# Inference in high-dimensional settings: Trade-offs between computational and statistical efficiency

This talk considers questions of two types concerning high-dimensional inference. First, given a practical (polynomial-time) algorithm, what are the statistical limitations of its performance? Second, how do such practical limitations compare to information-theoretic bounds, which apply to the performance of any algorithm regardless of its computational complexity?

We analyze these issues in high-dimensional versions of two canonical inference problems: (a) subset selection in linear regression; and (b) the sparse PCA or eigenvector problem. For both problems, we begin by analyzing simple polynomial-time methods based on convex relaxations: \ell_1-constrained quadratic programming (Lasso) for sparse regression, and a semidefinite programming (SDP) relaxation, due to Aspremont et al, for sparse PCA. For both methods, we provide precise thresholds on the sample size n that controls their success/failure as a function of the problem size p, and the sparsity index k. We then use information-theoretic methods to prove that these practical methods are order-optimal for sublinear sparsity (vanishing k/p), but highly sub-optimal for linear sparsity (k/p bounded away from zero).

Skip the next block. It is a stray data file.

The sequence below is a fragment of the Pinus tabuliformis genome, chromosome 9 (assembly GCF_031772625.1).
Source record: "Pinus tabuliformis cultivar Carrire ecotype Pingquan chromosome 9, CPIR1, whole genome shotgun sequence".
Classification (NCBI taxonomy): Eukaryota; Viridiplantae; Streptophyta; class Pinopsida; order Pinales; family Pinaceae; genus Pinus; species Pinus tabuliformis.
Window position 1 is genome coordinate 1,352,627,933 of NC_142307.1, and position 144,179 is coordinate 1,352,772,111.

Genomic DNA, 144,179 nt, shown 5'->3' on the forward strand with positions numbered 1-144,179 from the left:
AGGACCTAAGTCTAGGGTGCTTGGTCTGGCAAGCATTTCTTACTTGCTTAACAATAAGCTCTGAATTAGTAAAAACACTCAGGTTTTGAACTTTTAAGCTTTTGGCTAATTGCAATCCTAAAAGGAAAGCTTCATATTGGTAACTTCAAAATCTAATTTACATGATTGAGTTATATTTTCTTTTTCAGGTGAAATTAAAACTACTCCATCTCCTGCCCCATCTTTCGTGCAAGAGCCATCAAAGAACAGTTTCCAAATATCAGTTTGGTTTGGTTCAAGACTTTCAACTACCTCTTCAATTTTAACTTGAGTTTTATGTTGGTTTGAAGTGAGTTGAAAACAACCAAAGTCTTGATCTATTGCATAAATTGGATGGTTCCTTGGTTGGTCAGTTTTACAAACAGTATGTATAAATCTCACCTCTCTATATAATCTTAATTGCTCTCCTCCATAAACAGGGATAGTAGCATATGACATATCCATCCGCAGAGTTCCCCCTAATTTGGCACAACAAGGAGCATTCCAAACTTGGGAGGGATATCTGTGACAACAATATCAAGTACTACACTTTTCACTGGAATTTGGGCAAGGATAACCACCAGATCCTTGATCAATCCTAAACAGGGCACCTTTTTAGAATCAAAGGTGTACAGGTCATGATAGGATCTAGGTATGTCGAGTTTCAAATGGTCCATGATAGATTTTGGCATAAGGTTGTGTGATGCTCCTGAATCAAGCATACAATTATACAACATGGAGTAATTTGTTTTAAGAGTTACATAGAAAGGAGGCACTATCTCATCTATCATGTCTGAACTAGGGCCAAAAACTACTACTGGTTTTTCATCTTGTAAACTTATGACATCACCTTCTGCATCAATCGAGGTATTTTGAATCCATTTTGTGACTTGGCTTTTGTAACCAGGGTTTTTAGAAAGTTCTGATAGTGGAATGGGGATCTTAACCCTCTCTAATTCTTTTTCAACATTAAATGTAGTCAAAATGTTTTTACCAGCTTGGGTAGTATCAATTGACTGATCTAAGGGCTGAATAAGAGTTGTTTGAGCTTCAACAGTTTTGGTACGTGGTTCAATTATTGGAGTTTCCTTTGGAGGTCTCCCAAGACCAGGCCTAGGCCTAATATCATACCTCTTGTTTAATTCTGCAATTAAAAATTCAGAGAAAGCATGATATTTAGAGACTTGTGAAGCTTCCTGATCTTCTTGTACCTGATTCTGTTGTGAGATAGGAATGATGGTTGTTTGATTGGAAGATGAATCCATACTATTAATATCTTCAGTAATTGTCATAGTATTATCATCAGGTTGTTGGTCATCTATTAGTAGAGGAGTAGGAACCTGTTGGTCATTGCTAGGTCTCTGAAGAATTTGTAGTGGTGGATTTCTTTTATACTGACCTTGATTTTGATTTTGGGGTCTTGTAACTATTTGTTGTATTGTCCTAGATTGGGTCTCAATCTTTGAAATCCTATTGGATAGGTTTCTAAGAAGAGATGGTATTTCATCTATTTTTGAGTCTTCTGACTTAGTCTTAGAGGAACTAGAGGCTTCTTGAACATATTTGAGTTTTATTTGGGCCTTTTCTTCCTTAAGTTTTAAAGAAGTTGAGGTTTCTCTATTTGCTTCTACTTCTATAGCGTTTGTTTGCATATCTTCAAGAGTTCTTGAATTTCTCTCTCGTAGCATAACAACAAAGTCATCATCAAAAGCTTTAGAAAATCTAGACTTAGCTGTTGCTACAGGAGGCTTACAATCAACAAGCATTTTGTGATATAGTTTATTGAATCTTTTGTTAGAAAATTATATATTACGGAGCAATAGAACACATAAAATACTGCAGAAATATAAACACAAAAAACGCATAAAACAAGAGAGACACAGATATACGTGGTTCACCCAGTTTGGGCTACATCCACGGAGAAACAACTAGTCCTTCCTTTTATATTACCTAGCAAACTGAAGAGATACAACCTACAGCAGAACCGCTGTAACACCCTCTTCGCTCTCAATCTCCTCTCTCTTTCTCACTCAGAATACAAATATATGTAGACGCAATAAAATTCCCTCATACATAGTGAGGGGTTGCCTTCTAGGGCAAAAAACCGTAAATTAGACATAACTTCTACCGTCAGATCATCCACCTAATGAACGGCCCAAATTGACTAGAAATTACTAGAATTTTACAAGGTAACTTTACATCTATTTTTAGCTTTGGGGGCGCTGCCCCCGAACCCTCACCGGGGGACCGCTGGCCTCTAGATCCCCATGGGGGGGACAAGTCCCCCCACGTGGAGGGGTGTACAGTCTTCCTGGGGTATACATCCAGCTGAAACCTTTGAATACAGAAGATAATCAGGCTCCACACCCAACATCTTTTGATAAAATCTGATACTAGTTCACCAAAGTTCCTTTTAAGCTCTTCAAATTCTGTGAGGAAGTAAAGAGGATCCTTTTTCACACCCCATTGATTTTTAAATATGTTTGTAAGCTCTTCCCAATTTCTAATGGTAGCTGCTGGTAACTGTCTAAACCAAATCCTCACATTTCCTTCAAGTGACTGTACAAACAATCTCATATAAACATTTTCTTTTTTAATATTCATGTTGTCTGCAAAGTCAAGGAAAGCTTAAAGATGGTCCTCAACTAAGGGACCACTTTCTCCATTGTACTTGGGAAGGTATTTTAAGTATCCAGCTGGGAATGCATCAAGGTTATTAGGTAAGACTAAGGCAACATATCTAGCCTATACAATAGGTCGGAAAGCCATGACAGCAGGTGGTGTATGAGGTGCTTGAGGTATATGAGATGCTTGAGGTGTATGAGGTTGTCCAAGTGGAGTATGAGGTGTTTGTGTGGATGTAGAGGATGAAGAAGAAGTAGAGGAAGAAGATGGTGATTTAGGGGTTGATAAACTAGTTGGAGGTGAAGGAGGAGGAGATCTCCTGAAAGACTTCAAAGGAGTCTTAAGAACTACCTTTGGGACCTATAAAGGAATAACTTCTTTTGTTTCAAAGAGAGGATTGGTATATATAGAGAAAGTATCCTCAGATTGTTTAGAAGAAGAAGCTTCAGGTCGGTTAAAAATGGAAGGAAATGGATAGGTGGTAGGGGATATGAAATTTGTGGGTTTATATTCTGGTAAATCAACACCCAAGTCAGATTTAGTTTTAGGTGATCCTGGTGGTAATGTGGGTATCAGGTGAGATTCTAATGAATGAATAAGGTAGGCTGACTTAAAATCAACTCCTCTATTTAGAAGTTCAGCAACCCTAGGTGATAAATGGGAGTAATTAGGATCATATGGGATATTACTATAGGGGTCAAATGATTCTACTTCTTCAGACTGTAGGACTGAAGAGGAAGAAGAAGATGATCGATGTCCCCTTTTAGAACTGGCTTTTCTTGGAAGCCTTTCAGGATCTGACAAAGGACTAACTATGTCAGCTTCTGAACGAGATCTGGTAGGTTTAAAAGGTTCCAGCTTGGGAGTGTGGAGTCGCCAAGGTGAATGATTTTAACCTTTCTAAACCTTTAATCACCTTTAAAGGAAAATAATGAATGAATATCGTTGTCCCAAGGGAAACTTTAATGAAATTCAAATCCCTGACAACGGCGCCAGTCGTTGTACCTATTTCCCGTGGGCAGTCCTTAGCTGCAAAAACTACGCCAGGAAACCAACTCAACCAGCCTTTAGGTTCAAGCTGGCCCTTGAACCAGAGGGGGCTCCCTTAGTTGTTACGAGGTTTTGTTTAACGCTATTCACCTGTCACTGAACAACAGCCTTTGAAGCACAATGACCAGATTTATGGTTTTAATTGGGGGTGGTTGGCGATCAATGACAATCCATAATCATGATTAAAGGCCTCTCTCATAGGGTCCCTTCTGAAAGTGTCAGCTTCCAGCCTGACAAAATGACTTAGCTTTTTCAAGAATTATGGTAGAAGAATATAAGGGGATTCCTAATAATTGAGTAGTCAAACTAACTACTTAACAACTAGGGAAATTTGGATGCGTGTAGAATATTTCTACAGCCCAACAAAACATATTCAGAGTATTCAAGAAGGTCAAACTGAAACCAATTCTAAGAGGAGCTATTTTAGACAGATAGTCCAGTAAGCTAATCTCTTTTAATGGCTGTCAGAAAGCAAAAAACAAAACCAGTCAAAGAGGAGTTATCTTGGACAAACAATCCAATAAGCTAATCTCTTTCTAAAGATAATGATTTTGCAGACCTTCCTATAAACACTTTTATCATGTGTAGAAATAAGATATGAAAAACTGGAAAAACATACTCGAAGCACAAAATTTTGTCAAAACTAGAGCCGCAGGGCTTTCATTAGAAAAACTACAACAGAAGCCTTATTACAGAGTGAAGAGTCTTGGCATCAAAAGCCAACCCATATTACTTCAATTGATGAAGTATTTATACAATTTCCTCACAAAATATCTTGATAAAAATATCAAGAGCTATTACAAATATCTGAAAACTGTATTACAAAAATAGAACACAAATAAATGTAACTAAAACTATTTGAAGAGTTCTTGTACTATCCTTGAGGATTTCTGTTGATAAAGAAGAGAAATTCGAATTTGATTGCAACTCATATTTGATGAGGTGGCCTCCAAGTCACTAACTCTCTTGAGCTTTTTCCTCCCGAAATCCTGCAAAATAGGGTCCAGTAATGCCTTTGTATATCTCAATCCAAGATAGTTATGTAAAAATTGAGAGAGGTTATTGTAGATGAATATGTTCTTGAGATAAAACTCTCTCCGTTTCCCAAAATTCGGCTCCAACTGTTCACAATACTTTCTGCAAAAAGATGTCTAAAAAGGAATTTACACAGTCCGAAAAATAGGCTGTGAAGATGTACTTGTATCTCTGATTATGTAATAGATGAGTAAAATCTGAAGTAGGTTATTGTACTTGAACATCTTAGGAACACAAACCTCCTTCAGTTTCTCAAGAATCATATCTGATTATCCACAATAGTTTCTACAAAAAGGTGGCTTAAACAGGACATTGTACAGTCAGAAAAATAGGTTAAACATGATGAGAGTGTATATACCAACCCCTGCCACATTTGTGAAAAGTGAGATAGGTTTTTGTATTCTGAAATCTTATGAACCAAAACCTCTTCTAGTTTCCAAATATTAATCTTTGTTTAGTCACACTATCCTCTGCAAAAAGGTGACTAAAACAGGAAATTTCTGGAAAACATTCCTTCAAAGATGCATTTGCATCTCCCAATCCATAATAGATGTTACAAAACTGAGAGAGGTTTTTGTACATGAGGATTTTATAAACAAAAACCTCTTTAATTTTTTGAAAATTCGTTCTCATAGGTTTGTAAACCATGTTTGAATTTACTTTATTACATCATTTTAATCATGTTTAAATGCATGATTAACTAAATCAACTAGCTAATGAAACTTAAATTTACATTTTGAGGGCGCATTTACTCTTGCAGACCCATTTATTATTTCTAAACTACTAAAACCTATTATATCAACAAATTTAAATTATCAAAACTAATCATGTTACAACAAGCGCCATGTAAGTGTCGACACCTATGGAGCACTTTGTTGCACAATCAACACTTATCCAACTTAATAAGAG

Based on joint works with Arash Amini, Wei Wang, Kannan Ramchandran.

# Speaker Bio

Martin Wainwright is currently an assistant professor atUniversity of California at Berkeley, with a joint appointment between the Department of Statistics and the Department of Electrical Engineering and Computer Sciences. He received the Ph.D. degree in Electrical Engineering and Computer Science from Massachusetts Institute of Technology (MIT), for which he was awarded the George M. Sprowls Award for his doctoral dissertation. His research interests include statistical machine learning, high-dimensional statistics, information theory, and statistical signal processing. He has received an NSF CAREER award (2006), an Alfred P. Sloan Foundation Fellowship (2005), an Okawa Foundation Research Fellowship (2005), and a number of outstanding conference paper awards.